Geospatial approaches to increasing the ecological relevance of chemical risk assessments
The overall aim of this task force is to review and inform on the use of geo-referenced data to increase the environmental relevance of chemical risk assessment. The task force aims are complementary to a Cefic LRI project (ECO28) on the development of aquatic scenarios for use in risk assessment. The project aims at including an assessment of how lotic assemblages (invertebrates and fish) can be represented by a range of ecological scenarios developed from highly resolved GIS data. The task force is likely to be of relevance to EU regulatory agencies such as ECHA and EFSA and aligns with ECETOC’s transformational programme of increasing ecological relevance in risk assessment and one of CEFIC LRi’s key questions on the same theme.
For several decades, the prospective risk assessment of chemicals across all regulatory jurisdictions has followed a generic approach of comparing estimated exposures to toxic thresholds designed to be protective of all species. This approach does not recognise geographic patterns of species distributions or acknowledge that particularly sensitive species may not occupy potentially exposed habitats. Therefore, risk assessments could be overly conservative and restrictive for some uses of chemicals. Geo-referenced ecological data are becoming increasingly available at spatial resolutions applicable to chemical risk assessment, potentially facilitating enhanced environmental relevance of such risk assessments. Environmental management practices can result in heavily modified ecosystems in terms of both physical characteristics and ecological assemblages. For example, intensively farmed land is managed for crop production and will therefore not support the diversity of species that could be sustained under certain other land uses. Consideration of the spatial patterns inherent to multi-use, multi-stressor landscapes raises important questions about how to assess cumulative effects of chemical stressors in the environment. Given that much of the environment is managed in various ways, greater realism in assessing potential additional stress due to chemical exposure could be achieved if this range of managed and unmanaged environmental typologies and their constituent biological communities were mapped and described. Making representative or even spatially explicit scenarios would enable similarly localised chemical exposures to be assessed with high environmental relevance.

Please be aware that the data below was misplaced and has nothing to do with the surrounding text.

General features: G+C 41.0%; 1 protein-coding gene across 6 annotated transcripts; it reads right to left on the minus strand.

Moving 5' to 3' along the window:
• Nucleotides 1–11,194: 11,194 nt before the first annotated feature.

A potential approach would be to describe a range of environmental scenarios representative of ecosystems contained within managed and unmanaged environments, accounting for the various ecosystem services provided by these different portions of the landscape. These scenarios might include occurrence of particular species or traits based on structural and functional diversity, management practices, as well as other biotic and abiotic descriptors. One ongoing initiative that could be included in scenario development is the EC mapping of ecosystem services in Europe (MAES project). This makes it possible to overlay geospatial maps of ecosystem services and biological assemblages with spatially explicit chemical exposures in order to assess potential impacts.